A visit to the back rooms of master potter Gordon Hutchens’ studio is like a trip to a magician’s lair. Surrounded by the mossy, moody grandeur of Denman Island’s Douglas Fir forest, the studio is a jam-packed jumble of rooms, full of potions and powders, bottles and tubs, tiny tools, big machines, and hundreds of vases, mugs, bowls, and other pieces, all at various stages of production.
As Hutchens prepares for craft fair season, he takes a short break to show me around, allowing me an intimate peek behind the curtain of one of BC’s most celebrated potters. We start in the front room – an immaculately clean, elegantly-lit gallery showcasing the graceful shapes and magnificent surfaces of Hutchens’ pottery. This where his creations work their magic, engendering awe and wonder in visitors. I get very quiet for a while, taking everything in, and then I start with the questions: “How do you do this? How do you get these textures, this luminosity, this velvet iridescence, this metallic sheen that glimmers and shifts and plays with light, as if the glaze is alive? ”
The answer to such questions involves a combination of craftsmanship, creativity, advanced chemistry, hard work, and a certain mad-scientist, inspired-alchemist enthusiasm that has animated Hutchens for over 45 years.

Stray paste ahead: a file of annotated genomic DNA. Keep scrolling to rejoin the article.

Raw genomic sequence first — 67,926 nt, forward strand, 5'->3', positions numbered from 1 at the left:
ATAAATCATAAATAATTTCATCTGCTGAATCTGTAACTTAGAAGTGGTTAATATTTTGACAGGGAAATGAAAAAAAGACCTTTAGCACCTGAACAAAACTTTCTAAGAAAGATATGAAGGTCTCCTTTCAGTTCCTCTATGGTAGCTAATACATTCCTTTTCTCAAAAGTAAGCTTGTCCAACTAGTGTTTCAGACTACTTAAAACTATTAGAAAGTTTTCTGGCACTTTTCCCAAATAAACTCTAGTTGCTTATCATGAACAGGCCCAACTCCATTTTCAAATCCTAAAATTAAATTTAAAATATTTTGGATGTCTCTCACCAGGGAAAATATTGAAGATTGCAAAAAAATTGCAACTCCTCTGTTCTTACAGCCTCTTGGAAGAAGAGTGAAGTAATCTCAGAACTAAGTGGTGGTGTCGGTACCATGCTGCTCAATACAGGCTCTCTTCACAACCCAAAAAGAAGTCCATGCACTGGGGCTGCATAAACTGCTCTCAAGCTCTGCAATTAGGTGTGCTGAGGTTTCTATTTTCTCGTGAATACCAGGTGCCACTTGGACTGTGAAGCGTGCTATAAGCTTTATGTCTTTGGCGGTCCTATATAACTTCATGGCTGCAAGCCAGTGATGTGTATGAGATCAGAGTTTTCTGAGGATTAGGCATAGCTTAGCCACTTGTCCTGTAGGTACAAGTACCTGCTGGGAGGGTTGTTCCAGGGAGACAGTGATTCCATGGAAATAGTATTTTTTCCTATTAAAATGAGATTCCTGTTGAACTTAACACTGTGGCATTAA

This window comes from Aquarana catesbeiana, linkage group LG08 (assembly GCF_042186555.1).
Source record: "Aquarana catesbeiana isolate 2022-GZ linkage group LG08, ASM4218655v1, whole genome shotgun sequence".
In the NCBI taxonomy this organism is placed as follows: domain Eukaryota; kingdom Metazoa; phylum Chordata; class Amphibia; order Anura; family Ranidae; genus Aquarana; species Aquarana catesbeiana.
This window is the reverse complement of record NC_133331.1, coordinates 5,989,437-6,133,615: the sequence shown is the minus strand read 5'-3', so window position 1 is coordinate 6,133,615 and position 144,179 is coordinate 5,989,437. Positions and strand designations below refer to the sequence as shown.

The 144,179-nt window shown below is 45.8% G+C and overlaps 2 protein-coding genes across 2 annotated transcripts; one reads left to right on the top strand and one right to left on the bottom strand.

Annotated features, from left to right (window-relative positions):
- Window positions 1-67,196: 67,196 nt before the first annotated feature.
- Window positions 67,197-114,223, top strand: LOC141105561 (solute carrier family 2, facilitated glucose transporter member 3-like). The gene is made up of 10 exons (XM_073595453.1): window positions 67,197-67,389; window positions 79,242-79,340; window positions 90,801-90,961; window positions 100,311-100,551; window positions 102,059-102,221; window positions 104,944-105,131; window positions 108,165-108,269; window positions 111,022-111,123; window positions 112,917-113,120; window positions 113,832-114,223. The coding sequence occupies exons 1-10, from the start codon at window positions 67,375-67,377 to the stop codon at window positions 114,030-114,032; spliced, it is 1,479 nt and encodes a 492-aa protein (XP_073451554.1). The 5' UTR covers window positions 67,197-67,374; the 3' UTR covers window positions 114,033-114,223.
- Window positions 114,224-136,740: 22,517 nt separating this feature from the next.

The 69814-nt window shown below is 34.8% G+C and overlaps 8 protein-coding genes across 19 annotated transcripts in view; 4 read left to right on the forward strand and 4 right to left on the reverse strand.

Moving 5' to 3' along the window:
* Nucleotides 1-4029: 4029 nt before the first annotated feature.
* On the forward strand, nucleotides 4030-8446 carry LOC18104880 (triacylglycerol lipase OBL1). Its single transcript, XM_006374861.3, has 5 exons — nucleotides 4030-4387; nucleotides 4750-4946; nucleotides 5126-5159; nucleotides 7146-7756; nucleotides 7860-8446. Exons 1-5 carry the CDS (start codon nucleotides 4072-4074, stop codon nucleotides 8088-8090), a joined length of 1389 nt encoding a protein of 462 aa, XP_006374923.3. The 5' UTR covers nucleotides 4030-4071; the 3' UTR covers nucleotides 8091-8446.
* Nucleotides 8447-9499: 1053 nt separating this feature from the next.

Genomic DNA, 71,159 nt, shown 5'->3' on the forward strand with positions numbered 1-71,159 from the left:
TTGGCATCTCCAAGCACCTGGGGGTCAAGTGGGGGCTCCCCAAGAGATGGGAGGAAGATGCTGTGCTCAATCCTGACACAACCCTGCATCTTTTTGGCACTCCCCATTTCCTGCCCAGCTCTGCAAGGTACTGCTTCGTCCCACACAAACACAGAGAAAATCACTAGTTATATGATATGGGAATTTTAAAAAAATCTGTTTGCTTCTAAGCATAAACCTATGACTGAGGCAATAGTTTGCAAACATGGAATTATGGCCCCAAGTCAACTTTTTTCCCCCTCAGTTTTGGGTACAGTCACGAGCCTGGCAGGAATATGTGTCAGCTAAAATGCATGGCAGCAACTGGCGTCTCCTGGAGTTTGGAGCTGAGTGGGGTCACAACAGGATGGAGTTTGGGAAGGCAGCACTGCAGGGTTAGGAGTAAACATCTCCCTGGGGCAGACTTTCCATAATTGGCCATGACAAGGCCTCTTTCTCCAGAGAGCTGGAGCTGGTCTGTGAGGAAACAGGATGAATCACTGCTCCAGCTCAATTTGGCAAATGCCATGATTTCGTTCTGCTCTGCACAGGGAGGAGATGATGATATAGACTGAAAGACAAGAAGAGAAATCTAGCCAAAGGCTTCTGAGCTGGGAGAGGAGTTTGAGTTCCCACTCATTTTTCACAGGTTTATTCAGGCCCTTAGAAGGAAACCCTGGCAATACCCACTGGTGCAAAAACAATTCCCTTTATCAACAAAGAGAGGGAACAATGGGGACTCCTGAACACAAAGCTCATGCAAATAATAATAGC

“It really is a bit like alchemy,” he says. “Both disciplines are about the transmutation of minerals and metals. You take a pinch of this and pinch of that, add high heat, and transformation happens.”
As he speaks, Hutchens gestures to a wall-sized chest of multiple small drawers, each labelled with names such as Nepheline Syenite, Lithium Carbonate, and Stannis Chloride. He points out shelves crowded with bottles and jars of Titanium Oxide, Fluorspar, Spodumene, Magnesium Carbonate, Black Copper Oxide, and dozens of other substances. He reaches up to take a small brown bottle and shows it to me.
“This is of Aquaregia, which means royal water. It will dissolve gold! That’s what I use to make some of the golds you see, for instance in the centre of a plate or the lip of a vase.”
Up ahead is a room full of tubs, ranging from tiny yogurt containers to big garbage bins – dozens, maybe hundreds of them, stacked up on shelves, counters, and on each other. These are all full of glazes, each unique, offering nuances of colour, texture and shine.
Beyond that is the clay mixing room, the most industrial-looking space in the studio. Although many potters buy ready-made clay, Hutchens blends his own so as to have total control over its qualities. This an arduous process involving finding the best ingredients from around the world (English Kaolin from Cornwall, Denman clay…. ,) making his own recipes, loading all the ingredients into a big mixing machine, transferring the result into a pug mill (another big machine) for fine mixing, extruding the final product out of the pug mill, and storing it until use.
Moving deeper into the studio, Hutchens points out his two wheels, one for porcelain and one for iron-bearing clay. He shows me shelves of glazed work, ready to be fired, and talks me through a new technique he’s developing – using silk screened patterning to apply glaze, in order to reproduce the look of antique Japanese fabric patterns.